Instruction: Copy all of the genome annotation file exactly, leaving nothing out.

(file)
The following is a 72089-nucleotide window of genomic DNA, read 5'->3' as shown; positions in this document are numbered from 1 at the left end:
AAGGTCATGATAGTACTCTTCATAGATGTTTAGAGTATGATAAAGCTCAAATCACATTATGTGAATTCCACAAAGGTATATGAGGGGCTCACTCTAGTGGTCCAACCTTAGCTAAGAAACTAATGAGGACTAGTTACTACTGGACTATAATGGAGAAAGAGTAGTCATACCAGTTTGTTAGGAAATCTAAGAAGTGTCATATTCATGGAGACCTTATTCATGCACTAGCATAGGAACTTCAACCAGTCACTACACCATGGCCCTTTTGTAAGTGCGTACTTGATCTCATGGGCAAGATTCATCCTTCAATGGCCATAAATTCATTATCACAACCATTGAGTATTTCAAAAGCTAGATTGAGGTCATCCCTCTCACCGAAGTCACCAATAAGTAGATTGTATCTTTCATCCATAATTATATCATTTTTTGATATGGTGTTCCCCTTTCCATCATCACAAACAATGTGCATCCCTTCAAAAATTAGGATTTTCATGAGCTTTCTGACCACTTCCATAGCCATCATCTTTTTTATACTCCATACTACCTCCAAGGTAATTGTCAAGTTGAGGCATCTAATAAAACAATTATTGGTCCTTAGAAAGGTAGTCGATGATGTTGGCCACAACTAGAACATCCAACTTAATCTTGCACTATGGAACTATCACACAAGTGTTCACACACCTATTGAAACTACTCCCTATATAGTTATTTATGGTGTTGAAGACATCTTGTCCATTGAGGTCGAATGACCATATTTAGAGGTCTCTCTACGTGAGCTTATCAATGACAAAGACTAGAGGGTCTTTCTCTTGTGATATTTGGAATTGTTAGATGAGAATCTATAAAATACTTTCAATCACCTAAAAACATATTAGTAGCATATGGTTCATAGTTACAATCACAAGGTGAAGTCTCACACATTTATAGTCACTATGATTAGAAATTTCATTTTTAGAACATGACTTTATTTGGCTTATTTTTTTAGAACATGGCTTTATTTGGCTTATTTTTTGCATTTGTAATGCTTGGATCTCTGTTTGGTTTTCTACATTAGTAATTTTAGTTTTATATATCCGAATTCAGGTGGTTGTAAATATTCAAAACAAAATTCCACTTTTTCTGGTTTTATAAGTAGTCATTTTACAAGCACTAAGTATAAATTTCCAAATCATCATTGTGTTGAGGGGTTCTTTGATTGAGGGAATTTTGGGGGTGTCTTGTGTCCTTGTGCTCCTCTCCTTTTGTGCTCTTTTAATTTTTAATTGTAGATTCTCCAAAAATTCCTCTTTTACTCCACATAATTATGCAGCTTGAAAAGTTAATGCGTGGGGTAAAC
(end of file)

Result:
The following is a 72089-nucleotide window of genomic DNA, read 5'->3' as shown; positions in this document are numbered from 1 at the left end:
AAGGTCATGATAGTACTCTTCATAGATGTTTAGAGTATGATAAAGCTCAAATCACATTATGTGAATTCCACAAAGGTATATGAGGGGCTCACTCTAGTGGTCCAACCTTAGCTAAGAAACTAATGAGGACTAGTTACTACTGGACTATAATGGAGAAAGAGTAGTCATACCAGTTTGTTAGGAAATCTAAGAAGTGTCATATTCATGGAGACCTTATTCATGCACTAGCATAGGAACTTCAACCAGTCACTACACCATGGCCCTTTTGTAAGTGCGTACTTGATCTCATGGGCAAGATTCATCCTTCAATGGCCATAAATTCATTATCACAACCATTGAGTATTTCAAAAGCTAGATTGAGGTCATCCCTCTCACCGAAGTCACCAATAAGTAGATTGTATCTTTCATCCATAATTATATCATTTTTTGATATGGTGTTCCCCTTTCCATCATCACAAACAATGTGCATCCCTTCAAAAATTAGGATTTTCATGAGCTTTCTGACCACTTCCATAGCCATCATCTTTTTTATACTCCATACTACCTCCAAGGTAATTGTCAAGTTGAGGCATCTAATAAAACAATTATTGGTCCTTAGAAAGGTAGTCGATGATGTTGGCCACAACTAGAACATCCAACTTAATCTTGCACTATGGAACTATCACACAAGTGTTCACACACCTATTGAAACTACTCCCTATATAGTTATTTATGGTGTTGAAGACATCTTGTCCATTGAGGTCGAATGACCATATTTAGAGGTCTCTCTACGTGAGCTTATCAATGACAAAGACTAGAGGGTCTTTCTCTTGTGATATTTGGAATTGTTAGATGAGAATCTATAAAATACTTTCAATCACCTAAAAACATATTAGTAGCATATGGTTCATAGTTACAATCACAAGGTGAAGTCTCACACATTTATAGTCACTATGATTAGAAATTTCATTTTTAGAACATGACTTTATTTGGCTTATTTTTTTAGAACATGGCTTTATTTGGCTTATTTTTTGCATTTGTAATGCTTGGATCTCTGTTTGGTTTTCTACATTAGTAATTTTAGTTTTATATATCCGAATTCAGGTGGTTGTAAATATTCAAAACAAAATTCCACTTTTTCTGGTTTTATAAGTAGTCATTTTACAAGCACTAAGTATAAATTTCCAAATCATCATTGTGTTGAGGGGTTCTTTGATTGAGGGAATTTTGGGGGTGTCTTGTGTCCTTGTGCTCCTCTCCTTTTGTGCTCTTTTAATTTTTAATTGTAGATTCTCCAAAAATTCCTCTTTTACTCCACATAATTATGCAGCTTGAAAAGTTAATGCGTGGGGTAAAC